Tuesday, January 5, 2010

Good Enough...Isn't

I'm not a perfectionist. Truly. I don't scream if my spices aren't alphabetized or if someone changes the order of how the cds line up. I don't vacuum everyday. (Although that just may make me a sloppy housekeeper.) I don't hit the roof if my kids' bedrooms aren't magazine-perfect. But when it comes to my writing? This is when my heavily cloaked perfectionist pulls off her hood, opens her mouth and screams at the top of her lungs. It's somewhat off-putting.

When I was still running my theatre company, we had a motto: Good enough isn't good enough. This applied to everything; the sets, the costumes, the music, not to mention (let's hope) the acting and the directing. This motto seems engraved on my soul and I've realized its reverberations are what's holding me back from finishing my manuscript.

I've read so much from so many of you about finishing that first draft and worrying about the mess later. First drafts are supposed to be ugly; that's why they're the first drafts and not the final drafts. Intellectually, I understand this. Putting it into practice is something else entirely.

To my credit, I am taking baby steps. Writing which would have perished under the almighty power of the delete key (bless its heart) now sits unsullied. I'll get to it later, on the second go-through. I'm beginning to forgive myself for not writing perfectly immediately. Beginning. I so desperately want this manuscript to be good that I want it good right now. I want to be able to read my pages and have the urge to pat myself on the back, not the urge to slam my head through the wall.

I like writing this manuscript. I like my plots and my characters. I like that it's a challenge. I do not like not meeting my own expectations. I refuse to lower them, so I'm learning to have patience.

This first draft is the first rehearsal. No one expects an opening night performance at the first rehearsal (or they shouldn't anyway!) Good enough isn't good enough. Words to aspire to. Let's see how I feel when I get to the final dress rehearsal. I'm hoping my motto will be well-served.


  1. Elspeth - I'm so glad that you see the first draft as a "run-through" that doesn't have to be perfect, even if a lot of you wants your work to be perfect the first time. I think the essence of good writing is reflection. To reflect, one has to have something to reflect on. That means that one has to have a first draft - however unrefined it may be - before one can make it better. That's the way I see it, anyway...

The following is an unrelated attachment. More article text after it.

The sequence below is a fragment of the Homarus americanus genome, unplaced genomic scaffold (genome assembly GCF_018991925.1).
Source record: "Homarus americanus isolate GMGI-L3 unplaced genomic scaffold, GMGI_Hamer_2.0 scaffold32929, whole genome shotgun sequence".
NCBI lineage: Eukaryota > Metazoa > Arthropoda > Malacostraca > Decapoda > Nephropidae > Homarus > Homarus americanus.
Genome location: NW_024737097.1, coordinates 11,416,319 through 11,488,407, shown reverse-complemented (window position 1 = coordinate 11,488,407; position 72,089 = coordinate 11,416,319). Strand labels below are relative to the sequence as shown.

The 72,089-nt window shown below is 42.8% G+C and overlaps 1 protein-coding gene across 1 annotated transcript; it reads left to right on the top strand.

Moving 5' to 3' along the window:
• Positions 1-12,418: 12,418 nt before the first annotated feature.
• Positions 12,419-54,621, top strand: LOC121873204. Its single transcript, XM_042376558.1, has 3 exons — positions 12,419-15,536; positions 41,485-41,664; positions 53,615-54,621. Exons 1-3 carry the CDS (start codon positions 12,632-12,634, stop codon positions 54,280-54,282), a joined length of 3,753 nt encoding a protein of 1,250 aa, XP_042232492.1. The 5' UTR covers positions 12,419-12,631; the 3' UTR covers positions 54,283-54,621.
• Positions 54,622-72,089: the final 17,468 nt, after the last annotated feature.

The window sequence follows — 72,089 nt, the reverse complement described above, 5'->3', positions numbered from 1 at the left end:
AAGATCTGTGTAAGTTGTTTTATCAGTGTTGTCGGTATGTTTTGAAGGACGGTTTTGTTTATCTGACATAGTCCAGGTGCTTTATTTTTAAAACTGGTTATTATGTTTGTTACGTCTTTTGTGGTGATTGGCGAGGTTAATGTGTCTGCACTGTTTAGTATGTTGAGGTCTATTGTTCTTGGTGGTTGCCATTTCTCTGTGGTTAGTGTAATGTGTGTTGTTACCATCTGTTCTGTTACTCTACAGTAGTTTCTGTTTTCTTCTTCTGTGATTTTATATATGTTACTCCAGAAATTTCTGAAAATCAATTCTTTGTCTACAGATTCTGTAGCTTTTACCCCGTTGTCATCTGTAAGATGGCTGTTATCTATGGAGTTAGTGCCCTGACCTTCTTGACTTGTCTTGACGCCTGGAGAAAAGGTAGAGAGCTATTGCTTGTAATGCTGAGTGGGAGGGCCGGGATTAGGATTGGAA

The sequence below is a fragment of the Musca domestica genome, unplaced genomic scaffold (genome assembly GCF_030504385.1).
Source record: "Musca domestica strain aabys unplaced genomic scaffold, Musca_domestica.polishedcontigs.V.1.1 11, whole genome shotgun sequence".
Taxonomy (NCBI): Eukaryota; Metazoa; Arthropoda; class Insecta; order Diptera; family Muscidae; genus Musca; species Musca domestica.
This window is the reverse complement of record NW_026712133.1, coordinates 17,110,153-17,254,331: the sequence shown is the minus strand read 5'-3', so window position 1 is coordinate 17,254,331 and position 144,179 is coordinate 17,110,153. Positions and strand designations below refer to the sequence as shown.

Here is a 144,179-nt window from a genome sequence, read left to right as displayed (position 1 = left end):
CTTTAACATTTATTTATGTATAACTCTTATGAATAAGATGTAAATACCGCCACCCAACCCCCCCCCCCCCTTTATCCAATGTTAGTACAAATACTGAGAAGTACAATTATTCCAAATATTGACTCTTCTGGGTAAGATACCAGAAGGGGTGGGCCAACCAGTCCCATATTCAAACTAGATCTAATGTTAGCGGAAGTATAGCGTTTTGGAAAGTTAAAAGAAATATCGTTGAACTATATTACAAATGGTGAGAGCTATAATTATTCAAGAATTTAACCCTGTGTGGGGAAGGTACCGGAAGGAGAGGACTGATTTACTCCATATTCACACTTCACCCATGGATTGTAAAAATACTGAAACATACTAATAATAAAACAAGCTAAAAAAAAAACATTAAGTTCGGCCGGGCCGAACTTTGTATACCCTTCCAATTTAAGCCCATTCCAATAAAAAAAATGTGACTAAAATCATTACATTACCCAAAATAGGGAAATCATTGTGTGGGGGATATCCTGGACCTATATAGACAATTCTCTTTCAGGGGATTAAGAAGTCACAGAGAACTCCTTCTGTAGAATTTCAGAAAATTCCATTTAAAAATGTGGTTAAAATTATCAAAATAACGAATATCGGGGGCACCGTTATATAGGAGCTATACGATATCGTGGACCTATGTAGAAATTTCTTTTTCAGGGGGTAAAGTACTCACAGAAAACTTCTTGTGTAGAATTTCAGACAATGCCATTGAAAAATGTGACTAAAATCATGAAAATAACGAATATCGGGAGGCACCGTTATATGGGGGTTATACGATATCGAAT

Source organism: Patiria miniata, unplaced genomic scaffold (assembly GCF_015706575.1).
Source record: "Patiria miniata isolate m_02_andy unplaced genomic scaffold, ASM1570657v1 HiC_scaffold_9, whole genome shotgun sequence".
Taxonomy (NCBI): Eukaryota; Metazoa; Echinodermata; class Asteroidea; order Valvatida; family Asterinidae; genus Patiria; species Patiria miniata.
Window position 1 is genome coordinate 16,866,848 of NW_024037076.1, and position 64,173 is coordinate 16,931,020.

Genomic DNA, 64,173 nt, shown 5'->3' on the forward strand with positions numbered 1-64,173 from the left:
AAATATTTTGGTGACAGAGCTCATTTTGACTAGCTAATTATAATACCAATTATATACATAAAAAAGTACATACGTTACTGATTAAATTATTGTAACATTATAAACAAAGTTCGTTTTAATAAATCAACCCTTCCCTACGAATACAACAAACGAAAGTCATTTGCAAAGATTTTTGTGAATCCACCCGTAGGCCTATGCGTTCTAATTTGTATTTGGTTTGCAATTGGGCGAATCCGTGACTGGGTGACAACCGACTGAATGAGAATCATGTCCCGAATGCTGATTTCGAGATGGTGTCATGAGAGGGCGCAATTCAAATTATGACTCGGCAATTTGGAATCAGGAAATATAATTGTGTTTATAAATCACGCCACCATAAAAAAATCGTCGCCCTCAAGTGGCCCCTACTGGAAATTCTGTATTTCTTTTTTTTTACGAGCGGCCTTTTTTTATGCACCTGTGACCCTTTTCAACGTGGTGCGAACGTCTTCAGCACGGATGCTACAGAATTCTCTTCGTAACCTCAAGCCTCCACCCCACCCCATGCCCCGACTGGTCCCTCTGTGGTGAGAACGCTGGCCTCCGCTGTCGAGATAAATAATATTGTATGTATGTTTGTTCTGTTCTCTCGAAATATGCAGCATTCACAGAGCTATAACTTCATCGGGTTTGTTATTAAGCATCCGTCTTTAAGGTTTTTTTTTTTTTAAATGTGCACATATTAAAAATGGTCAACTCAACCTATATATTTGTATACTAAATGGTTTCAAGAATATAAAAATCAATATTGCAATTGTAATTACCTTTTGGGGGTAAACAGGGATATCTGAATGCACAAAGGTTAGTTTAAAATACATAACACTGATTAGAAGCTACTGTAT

2. Maybe this will help. When I write a first draft, my goal is NOT to have something good (I know, counter-intuitive). My goal is to finish quickly, on schedule. That's my only goal. Any good words or decent sentences I've bumbled into are purely coincidental. I find it's much easier to "craft good writing" from writing that's mediocre, than it is to craft good writing looking at a blank screen.

    I mean, you're going to have to go back and revise anyhow, multiple times.

    Just my two cents.

  3. I agree with Alan. I think your thinking of it as how a play works is what will make the difference for you. Your first draft is like the first read through. Not even the first rehearsal, but only a read through. So you have first rehearsal, then first rehearsal when you know it's going right, then dress rehearsal, then a preview performance, then opening night. After which you might still tweak here and there.

  4. "I like writing this manuscript. I like my plots and my characters. I like that it's a challenge. I do not like not meeting my own expectations. I refuse to lower them, so I'm learning to have patience."

    You're so right on the money w/ this post, Beth. Keep telling yourself these things, and maybe your better angels will scream down those perfectionist demons ("and for once I think your better angels will have a fair fight," says Toby)

    That, and what Alan said.


  5. Margot; You're absolutely right; you can't refine writing that isn't there.

    Alan; You're so smart. I shall take your words to heart. It's getting it done that counts, not perfection. Not yet, anyway!

    Carol; I thought about comparing it to the first table read. I think I've hit upon a comparison that may work for me. Tell me why I didn't realize this earlier???

    Elisa; I'm certainly not Barlet. But perhaps this will help my better angels shout down those demons.

    How is it that TWW has an appropriate quote for every occasion. Oh yes, I just remembered who wrote it. He who can be on set and still deliver another screenplay in an obscenely short period of time. I need what ever he's drinking. (which, let's hope is something non-alcoholic!)

  6. Good for you, trying it both ways will help you find your prefered modus operandi. I've tried it both ways and found I'd get stuck in "perfectionist's block" when I self-edited every sentence as I wrote. I literally had to give myself a firm time limit to be able to shoot through a first draft without looking back. Now I'm sitting here with two messy revisions but at least I can look at them from a "whole picture" point of view.